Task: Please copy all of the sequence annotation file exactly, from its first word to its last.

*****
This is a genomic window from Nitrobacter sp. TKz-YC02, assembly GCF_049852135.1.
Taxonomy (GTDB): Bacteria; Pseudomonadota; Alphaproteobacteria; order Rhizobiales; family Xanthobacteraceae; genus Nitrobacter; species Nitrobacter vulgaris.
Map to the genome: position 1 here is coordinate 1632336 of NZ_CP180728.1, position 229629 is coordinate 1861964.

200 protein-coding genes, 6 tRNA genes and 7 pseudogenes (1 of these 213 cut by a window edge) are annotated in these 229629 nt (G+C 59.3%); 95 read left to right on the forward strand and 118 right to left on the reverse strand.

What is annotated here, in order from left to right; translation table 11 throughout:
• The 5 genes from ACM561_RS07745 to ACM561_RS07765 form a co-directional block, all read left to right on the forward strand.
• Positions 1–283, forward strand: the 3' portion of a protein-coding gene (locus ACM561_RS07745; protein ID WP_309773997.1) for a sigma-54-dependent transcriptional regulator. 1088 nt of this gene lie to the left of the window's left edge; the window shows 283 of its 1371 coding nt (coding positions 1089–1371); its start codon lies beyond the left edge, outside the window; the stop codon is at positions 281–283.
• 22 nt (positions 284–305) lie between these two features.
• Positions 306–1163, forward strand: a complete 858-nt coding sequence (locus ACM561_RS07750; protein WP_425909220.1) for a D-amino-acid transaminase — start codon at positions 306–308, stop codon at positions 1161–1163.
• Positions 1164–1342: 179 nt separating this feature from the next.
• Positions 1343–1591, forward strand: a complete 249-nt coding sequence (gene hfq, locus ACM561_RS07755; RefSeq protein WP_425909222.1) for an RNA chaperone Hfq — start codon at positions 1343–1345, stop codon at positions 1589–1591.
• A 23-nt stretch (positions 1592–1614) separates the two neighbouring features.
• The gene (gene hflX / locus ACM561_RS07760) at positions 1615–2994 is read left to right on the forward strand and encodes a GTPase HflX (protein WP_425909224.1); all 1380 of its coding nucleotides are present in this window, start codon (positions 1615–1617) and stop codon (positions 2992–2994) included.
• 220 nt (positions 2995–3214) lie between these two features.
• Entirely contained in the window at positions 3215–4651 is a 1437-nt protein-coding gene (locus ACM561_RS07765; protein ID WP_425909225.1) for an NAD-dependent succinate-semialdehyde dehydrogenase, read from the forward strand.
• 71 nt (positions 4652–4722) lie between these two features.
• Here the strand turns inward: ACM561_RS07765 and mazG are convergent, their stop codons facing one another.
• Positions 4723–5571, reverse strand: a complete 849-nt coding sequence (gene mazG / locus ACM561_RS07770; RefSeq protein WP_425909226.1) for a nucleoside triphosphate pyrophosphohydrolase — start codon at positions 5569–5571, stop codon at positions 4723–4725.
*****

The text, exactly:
This is a genomic window from Nitrobacter sp. TKz-YC02, assembly GCF_049852135.1.
Taxonomy (GTDB): Bacteria; Pseudomonadota; Alphaproteobacteria; order Rhizobiales; family Xanthobacteraceae; genus Nitrobacter; species Nitrobacter vulgaris.
Map to the genome: position 1 here is coordinate 1632336 of NZ_CP180728.1, position 229629 is coordinate 1861964.

200 protein-coding genes, 6 tRNA genes and 7 pseudogenes (1 of these 213 cut by a window edge) are annotated in these 229629 nt (G+C 59.3%); 95 read left to right on the forward strand and 118 right to left on the reverse strand.

What is annotated here, in order from left to right; translation table 11 throughout:
• The 5 genes from ACM561_RS07745 to ACM561_RS07765 form a co-directional block, all read left to right on the forward strand.
• Positions 1–283, forward strand: the 3' portion of a protein-coding gene (locus ACM561_RS07745; protein ID WP_309773997.1) for a sigma-54-dependent transcriptional regulator. 1088 nt of this gene lie to the left of the window's left edge; the window shows 283 of its 1371 coding nt (coding positions 1089–1371); its start codon lies beyond the left edge, outside the window; the stop codon is at positions 281–283.
• 22 nt (positions 284–305) lie between these two features.
• Positions 306–1163, forward strand: a complete 858-nt coding sequence (locus ACM561_RS07750; protein WP_425909220.1) for a D-amino-acid transaminase — start codon at positions 306–308, stop codon at positions 1161–1163.
• Positions 1164–1342: 179 nt separating this feature from the next.
• Positions 1343–1591, forward strand: a complete 249-nt coding sequence (gene hfq, locus ACM561_RS07755; RefSeq protein WP_425909222.1) for an RNA chaperone Hfq — start codon at positions 1343–1345, stop codon at positions 1589–1591.
• A 23-nt stretch (positions 1592–1614) separates the two neighbouring features.
• The gene (gene hflX / locus ACM561_RS07760) at positions 1615–2994 is read left to right on the forward strand and encodes a GTPase HflX (protein WP_425909224.1); all 1380 of its coding nucleotides are present in this window, start codon (positions 1615–1617) and stop codon (positions 2992–2994) included.
• 220 nt (positions 2995–3214) lie between these two features.
• Entirely contained in the window at positions 3215–4651 is a 1437-nt protein-coding gene (locus ACM561_RS07765; protein ID WP_425909225.1) for an NAD-dependent succinate-semialdehyde dehydrogenase, read from the forward strand.
• 71 nt (positions 4652–4722) lie between these two features.
• Here the strand turns inward: ACM561_RS07765 and mazG are convergent, their stop codons facing one another.
• Positions 4723–5571, reverse strand: a complete 849-nt coding sequence (gene mazG / locus ACM561_RS07770; RefSeq protein WP_425909226.1) for a nucleoside triphosphate pyrophosphohydrolase — start codon at positions 5569–5571, stop codon at positions 4723–4725.